New York Attorney General Andrew Cuomo's report on the compensation and bonus payments at banks has been published and it's an interesting read.
Four banks actually paid out more in bonuses than they earned--paying out billions when they were losing (tens of) billions--and even the banks that made money, the bulk of their profits went to employees, not investors.
In some senses, large payouts became a cultural expectation at banks and a source of competition among the firms. For example, as Merrill Lynch's performance plummeted, Merrill severed the tie between paying based on performance and set its bonus pool based on what it expected its competitors would do. Accordingly, Merrill paid out close to $16 billion in 2007 while losing more than $7 billion and paid close to $15 billion in 2008 while facing near collapse. Moreover, Merrill's losses in 2007 and 2008 more than erased Merrill's earnings between 2003 and 2006. Clearly, the compensation structures in the boom years did not account for long-term risk, and huge paydays continued while the firm faced extinction.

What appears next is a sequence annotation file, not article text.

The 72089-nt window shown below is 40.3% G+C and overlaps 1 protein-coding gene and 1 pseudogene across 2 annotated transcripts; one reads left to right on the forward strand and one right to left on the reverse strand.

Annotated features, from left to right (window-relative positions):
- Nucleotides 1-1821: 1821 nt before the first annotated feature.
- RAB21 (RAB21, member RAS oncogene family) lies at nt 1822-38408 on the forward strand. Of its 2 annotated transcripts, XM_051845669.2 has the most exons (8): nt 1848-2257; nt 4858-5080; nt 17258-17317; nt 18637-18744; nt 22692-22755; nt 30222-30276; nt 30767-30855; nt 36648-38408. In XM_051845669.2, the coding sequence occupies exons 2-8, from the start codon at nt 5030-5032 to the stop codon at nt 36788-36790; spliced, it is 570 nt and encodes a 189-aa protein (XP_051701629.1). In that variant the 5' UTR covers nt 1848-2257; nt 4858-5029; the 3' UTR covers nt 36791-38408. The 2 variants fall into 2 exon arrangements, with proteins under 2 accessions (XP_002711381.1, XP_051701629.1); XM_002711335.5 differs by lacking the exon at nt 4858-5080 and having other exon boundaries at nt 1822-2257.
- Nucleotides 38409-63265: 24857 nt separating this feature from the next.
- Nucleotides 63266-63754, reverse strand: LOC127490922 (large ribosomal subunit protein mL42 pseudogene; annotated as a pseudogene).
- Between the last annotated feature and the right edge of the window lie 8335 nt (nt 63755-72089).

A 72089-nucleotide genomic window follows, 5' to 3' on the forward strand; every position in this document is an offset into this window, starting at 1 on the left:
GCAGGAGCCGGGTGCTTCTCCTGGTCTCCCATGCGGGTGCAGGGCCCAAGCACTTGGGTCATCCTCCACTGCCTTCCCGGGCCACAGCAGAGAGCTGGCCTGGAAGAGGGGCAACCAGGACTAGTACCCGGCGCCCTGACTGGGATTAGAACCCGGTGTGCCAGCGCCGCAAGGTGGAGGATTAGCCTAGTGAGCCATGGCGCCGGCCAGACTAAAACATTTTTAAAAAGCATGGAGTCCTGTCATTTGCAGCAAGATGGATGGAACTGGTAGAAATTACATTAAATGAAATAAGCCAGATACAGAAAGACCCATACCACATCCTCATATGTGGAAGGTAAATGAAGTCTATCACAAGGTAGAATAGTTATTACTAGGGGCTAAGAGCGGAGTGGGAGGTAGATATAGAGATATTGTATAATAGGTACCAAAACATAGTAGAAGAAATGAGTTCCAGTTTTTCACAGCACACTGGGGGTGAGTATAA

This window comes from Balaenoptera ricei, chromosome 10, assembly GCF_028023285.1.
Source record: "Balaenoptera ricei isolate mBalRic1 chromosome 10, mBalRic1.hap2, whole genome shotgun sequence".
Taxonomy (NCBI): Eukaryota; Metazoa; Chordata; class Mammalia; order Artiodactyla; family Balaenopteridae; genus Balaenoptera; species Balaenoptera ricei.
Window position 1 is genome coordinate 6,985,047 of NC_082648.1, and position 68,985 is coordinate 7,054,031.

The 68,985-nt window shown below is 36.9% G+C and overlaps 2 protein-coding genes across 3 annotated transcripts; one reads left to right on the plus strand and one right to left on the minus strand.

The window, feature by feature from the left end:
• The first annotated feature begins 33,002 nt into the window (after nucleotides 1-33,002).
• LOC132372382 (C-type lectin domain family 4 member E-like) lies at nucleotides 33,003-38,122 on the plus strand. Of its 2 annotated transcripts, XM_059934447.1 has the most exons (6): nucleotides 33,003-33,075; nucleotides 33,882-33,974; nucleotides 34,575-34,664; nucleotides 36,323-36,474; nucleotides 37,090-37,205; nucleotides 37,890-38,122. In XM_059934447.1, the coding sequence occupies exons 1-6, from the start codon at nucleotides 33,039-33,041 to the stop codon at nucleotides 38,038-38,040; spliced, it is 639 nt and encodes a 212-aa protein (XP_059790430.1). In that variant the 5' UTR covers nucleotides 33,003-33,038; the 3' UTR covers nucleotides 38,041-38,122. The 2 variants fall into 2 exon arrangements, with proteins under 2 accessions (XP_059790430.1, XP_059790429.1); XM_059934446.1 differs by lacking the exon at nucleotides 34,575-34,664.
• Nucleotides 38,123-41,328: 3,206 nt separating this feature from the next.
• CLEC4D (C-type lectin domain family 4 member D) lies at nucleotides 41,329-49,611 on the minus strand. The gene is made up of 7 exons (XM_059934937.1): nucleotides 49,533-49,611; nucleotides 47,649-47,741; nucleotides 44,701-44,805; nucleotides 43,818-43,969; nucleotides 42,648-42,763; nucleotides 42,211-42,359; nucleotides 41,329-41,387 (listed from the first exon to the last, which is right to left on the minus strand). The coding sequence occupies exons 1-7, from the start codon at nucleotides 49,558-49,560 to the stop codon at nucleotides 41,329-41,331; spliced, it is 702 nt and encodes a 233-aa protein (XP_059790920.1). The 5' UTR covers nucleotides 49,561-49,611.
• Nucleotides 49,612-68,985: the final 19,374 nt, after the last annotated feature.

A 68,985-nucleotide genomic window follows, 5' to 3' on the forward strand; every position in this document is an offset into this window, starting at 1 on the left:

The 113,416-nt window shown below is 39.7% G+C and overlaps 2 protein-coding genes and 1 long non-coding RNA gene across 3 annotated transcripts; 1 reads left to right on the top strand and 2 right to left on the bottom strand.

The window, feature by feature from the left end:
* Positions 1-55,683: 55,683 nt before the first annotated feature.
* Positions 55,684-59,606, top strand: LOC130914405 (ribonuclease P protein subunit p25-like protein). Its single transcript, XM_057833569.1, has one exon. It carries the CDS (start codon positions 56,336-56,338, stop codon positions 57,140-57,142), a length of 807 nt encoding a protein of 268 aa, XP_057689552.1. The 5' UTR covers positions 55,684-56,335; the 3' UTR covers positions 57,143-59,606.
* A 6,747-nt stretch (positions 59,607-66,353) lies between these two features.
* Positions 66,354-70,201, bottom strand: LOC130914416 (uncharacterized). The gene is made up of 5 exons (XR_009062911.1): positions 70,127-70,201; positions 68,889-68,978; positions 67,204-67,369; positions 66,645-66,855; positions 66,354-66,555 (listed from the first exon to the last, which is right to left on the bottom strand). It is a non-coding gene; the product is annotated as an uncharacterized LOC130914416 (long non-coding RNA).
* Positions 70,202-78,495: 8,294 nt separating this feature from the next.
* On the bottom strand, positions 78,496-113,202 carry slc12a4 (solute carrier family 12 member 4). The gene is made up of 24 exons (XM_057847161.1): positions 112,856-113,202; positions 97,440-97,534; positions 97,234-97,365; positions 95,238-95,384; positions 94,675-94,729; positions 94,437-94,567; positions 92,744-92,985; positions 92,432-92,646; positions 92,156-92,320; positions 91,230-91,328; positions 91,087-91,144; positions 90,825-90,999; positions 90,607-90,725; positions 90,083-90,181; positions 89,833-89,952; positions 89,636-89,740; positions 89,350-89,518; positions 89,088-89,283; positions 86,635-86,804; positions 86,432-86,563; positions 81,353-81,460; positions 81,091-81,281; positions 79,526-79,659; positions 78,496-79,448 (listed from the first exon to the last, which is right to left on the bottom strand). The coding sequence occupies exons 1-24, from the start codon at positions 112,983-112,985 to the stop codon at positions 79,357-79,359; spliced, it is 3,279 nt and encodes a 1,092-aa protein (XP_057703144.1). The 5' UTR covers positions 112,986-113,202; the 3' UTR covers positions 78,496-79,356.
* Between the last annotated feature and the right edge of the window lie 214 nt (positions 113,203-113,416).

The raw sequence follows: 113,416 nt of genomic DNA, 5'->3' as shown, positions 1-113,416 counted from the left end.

I'm a bit confused as to how compensation can get so woefully disconnected from performance and am concerned that this problem hasn't been properly addressed. The conventional wisdom that banks need to pay astronomical salaries and bonuses to attract the top talent, which then maximizes profitability, doesn't seem to be true. As the case with Merill shows it actually made no profit over the course of six years, yet its employees were compensated as if those profits were real and lasting.
With Goldman Sachs and others paying back TARP money so they can get free of government oversight on their compensation structure, it doesn't seem like Wall Street has learned anything from the meltdown.